Economic Benefits of COVID-19 Screening Tests
We assess the economic value of screening testing programs as a policy response to the ongoing COVID-19 pandemic. We find that the fiscal, macroeconomic, and health benefits of rapid SARS-CoV-2 screening testing programs far exceed their costs, with the ratio of economic benefits to costs typically in the range of 4-15 (depending on program details), not counting the monetized value of lives saved. Unless the screening test is highly specific, however, the signal value of the screening test alone is low, leading to concerns about adherence. Confirmatory testing increases the net economic benefits of screening tests by reducing the number of healthy workers in quarantine and by increasing adherence to quarantine measures. The analysis is undertaken using a behavioral SIR model for the United States with 5 age groups, 66 economic sectors, screening and diagnostic testing, and partial adherence to instructions to quarantine or to isolate.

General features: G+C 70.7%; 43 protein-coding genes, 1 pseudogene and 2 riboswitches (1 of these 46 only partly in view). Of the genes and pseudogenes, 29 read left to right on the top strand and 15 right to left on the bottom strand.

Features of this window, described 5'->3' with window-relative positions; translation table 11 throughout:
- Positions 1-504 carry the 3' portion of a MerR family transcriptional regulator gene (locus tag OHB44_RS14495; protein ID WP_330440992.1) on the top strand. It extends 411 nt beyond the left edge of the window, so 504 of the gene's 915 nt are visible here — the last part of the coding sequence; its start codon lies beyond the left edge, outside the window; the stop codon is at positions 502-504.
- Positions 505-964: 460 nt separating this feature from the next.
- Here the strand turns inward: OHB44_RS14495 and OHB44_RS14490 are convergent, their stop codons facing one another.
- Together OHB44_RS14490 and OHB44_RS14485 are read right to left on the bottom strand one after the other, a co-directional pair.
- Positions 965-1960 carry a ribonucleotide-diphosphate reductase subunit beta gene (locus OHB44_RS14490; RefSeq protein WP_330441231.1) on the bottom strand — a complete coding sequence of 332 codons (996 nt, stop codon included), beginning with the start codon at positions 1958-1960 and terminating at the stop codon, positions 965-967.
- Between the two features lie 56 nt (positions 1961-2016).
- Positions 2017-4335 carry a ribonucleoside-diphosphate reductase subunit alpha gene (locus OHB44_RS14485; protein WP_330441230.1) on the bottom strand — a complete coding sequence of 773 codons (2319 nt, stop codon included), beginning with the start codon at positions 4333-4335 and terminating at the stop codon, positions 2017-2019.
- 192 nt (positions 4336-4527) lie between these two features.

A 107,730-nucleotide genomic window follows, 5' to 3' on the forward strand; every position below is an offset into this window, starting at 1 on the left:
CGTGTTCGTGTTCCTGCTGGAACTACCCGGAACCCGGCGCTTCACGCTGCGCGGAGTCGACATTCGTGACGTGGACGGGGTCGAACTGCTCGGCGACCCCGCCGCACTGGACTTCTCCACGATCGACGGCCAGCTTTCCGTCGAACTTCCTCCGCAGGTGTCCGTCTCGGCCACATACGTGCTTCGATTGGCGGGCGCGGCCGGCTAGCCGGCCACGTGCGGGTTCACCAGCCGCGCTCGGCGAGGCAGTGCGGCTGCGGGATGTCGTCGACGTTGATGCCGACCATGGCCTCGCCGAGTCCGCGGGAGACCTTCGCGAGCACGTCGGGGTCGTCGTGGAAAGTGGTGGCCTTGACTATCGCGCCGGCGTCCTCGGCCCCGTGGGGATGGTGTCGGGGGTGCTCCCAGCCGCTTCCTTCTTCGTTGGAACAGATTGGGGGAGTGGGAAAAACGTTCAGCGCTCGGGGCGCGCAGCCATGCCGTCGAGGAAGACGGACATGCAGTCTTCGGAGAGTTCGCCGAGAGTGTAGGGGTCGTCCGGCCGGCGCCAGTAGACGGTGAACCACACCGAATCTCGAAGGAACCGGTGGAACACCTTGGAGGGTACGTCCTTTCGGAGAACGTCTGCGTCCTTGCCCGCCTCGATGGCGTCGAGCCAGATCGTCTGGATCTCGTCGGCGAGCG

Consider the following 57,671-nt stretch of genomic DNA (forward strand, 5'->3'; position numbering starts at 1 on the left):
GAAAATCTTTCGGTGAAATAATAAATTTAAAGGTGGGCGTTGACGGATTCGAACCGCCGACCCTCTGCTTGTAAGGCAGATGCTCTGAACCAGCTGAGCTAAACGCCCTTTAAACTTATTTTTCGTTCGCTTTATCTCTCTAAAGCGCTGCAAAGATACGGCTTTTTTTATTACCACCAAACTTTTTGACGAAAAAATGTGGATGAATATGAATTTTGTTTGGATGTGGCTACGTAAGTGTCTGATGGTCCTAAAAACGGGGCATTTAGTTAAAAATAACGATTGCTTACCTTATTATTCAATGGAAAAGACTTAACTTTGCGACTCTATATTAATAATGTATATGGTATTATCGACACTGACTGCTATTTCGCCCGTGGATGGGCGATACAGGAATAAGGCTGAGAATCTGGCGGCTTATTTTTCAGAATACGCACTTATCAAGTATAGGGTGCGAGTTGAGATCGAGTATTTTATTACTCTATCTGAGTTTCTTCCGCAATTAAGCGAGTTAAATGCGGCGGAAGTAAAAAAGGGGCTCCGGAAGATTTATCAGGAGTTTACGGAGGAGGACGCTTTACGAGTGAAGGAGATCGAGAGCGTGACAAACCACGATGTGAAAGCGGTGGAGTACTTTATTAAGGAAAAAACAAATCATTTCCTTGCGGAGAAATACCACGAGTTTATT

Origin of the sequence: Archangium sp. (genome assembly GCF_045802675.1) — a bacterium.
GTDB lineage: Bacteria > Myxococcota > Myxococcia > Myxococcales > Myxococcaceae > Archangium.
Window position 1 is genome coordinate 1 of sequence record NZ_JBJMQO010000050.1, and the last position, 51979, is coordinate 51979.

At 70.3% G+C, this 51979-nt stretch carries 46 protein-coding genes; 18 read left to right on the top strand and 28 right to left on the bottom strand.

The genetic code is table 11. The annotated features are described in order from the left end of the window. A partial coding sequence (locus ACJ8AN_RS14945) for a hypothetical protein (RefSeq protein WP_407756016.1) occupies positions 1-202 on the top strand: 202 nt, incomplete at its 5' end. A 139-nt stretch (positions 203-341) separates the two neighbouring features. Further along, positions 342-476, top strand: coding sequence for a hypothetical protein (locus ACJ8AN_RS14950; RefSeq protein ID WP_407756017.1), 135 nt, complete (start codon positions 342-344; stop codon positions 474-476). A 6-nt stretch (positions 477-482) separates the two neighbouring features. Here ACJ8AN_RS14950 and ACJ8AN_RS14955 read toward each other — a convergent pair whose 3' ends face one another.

We thank Alan Auerbach, Daniel Larremore, Larry Summers, and seminar participants at Johns Hopkins University, the Federal Reserve Bank of Boston, and the Harvard Kennedy School for helpful discussions and/or comments. Droste and Stock acknowledge research support under NSF RAPID Grant SES-2032493. The views expressed herein are those of the authors and do not necessarily reflect the views of the National Bureau of Economic Research.